Most of the changes in gene expression in the brain were completed by middle-age, the study found.

The gene program is delayed slightly in women compared with men, suggesting that the female brain ages more slowly than the male.

The biggest reorganization of genes occurs during young adulthood, peaking around age 26, the team found. These changes affected the same genes that are associated with schizophrenia.

The team says this could explain why people with schizophrenia do not show symptoms until young adulthood, even though the genetic changes responsible for the condition are present from birth.

The study found the genetic program is present in mice too, although it changes more rapidly across their shorter lifespan. This suggests that the calendar of brain aging is shared between all mammals and may be millions of years old.

Researchers next plan to study how the genetic program is controlled, which could lead to therapies that alter the course of brain aging, the scientists say.

It could also hold clues to new treatments for schizophrenia and other mental health problems in young adults.


Some stroke survivors may have underlying cancer, according to an observational study to be presented at the ESMO 2017 Congress in Madrid.

"Post-mortem studies have suggested that cancer can develop after a stroke, but the magnitude of this association has not been described," said lead author Dr Jacobo Rogado, medical oncology fellow, Hospital de La Princesa, Madrid, Spain. "We conducted a study that would allow us to establish whether this association actually exists and which factors may predict risk."

The researchers reviewed the medical records of all 914 patients admitted from the emergency room to the stroke unit of Hospital de La Princesa between January 2012 and December 2014. A total of 381 patients met the inclusion criteria and were followed for 18 months from the diagnosis of stroke. Demographic and clinical data were collected and compared between those who did, and did not, develop cancer. Variables that were significantly associated with cancer in univariate analysis were then subjected to multivariate analysis.

During the 18-month follow-up, 29 (7.6%) of stroke survivors were diagnosed with cancer, most frequently in the colon, lung and prostate. This was higher than the expected incidence of 17 patients (4.5%), based on statistics for the general population.

The average time from stroke onset to cancer diagnosis was six months. Nearly 45% of cancer diagnoses occurred within the first six months after a stroke diagnosis. Almost two-thirds (62%) of cancer patients presented with metastatic or locally advanced disease.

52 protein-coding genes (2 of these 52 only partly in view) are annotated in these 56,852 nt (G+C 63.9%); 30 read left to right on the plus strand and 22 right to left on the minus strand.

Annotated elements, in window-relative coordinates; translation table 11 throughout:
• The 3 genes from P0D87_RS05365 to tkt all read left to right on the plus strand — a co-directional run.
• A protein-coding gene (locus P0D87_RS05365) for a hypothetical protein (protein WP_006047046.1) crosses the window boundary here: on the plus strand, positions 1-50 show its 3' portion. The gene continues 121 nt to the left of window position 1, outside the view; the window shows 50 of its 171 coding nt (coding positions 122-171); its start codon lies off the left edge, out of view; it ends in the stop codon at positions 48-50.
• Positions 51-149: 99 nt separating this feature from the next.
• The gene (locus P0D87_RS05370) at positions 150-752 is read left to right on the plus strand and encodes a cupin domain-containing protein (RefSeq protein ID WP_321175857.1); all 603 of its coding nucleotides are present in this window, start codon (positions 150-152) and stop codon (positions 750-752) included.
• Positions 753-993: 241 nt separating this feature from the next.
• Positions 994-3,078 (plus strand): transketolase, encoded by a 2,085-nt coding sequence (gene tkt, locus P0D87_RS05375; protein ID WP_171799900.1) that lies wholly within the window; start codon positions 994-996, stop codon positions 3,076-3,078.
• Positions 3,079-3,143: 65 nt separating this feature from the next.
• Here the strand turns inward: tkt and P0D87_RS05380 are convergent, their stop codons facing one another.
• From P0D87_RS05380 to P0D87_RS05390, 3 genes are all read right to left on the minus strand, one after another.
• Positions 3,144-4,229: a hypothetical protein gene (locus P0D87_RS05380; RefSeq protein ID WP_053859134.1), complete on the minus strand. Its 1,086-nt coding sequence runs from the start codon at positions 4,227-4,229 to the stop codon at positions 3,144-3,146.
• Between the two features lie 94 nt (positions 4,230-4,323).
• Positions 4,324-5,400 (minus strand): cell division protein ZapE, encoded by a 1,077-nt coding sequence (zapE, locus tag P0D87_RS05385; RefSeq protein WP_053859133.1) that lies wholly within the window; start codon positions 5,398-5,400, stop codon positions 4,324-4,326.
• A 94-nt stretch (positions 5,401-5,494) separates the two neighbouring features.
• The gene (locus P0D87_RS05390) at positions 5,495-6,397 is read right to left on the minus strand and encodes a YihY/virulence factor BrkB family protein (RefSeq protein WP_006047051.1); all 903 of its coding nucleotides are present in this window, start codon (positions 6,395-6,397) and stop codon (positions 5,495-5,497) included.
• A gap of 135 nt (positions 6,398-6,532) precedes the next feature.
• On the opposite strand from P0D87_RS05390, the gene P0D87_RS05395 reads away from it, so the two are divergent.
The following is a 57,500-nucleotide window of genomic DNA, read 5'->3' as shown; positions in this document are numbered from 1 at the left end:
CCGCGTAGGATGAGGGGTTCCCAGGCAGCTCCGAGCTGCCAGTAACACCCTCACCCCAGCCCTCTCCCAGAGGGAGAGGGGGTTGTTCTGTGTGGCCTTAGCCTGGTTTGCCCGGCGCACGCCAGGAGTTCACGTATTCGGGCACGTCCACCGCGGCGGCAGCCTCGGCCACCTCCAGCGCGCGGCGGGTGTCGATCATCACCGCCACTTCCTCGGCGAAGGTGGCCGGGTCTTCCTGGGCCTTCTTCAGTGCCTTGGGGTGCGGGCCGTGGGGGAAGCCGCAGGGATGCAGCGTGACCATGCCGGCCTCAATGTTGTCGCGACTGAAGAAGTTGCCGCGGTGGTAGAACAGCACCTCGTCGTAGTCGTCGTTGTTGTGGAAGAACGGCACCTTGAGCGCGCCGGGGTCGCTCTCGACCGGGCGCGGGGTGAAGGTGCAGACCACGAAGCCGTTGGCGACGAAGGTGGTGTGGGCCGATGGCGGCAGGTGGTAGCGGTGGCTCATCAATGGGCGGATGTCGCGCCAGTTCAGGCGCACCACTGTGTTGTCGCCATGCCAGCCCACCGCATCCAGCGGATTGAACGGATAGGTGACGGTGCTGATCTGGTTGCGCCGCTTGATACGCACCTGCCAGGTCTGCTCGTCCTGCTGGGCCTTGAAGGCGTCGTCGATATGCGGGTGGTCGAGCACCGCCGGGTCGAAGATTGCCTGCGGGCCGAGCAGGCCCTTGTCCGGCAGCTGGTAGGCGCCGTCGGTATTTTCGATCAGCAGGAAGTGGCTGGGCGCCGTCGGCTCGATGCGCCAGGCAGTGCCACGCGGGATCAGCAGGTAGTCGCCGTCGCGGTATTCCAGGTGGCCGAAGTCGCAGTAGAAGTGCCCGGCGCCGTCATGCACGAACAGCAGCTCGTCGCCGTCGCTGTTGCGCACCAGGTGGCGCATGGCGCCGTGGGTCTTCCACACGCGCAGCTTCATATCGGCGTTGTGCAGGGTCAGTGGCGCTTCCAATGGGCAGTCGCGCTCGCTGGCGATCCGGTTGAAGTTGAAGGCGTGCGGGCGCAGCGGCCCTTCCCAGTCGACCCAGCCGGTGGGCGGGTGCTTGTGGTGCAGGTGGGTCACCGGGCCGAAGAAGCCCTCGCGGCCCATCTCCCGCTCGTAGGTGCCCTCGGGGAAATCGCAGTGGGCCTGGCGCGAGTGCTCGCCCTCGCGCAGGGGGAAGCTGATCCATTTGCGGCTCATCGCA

Multivariate analysis revealed that older age (>76 years), previous diagnosis of cancer, high levels of fibrinogen (>450 mg/dl) and low levels of hemoglobin (<13 g/dl), were associated with cancer.

Rogado said: "We found that the incidence of cancer in stroke survivors was almost twice that of the general population. When cancer was diagnosed it was usually at an advanced stage, and the diagnosis was made within six months after a stroke. This indicates that the cancer was already present when the stroke occurred but there were no symptoms."

Psychiatric disorders during pregnancy, including panic disorder and generalized anxiety disorder (GAD), with or without major depressive episode (MDE), are not associated with maternal or neonatal complications, new research suggests.

However, investigators did find an association between treatment for these conditions and adverse outcomes.

The cohort study, which assessed more than 2600 women, showed that pregnant women who used of benzodiazepines were at increased risk for cesarean delivery, as well as a low birth weight and ventilatory support for the newborn, compared with pregnant women who did not use the drugs.

Use of a serotonin reuptake inhibitor (SRI) was associated with maternal hypertension in pregnancy and minor respiratory interventions for the newborn.


Use of both types of drugs was also associated with an increased risk for preterm birth, shortening gestation by 3.6 and 1.8 days, respectively. But, "this is actually not a lot of time," lead author Kimberly Ann Yonkers, MD, professor of psychiatry at Yale School of Medicine, and director of the Center for Wellbeing of Women and Mothers, New Haven, Connecticut, told Medscape Medical News.

"There's often this sense that treatment for psychiatric disorders is somehow optional, but it isn't. These are serious conditions, and without treatment, many women would find it impossible to carry a pregnancy to term," said Dr Yonkers.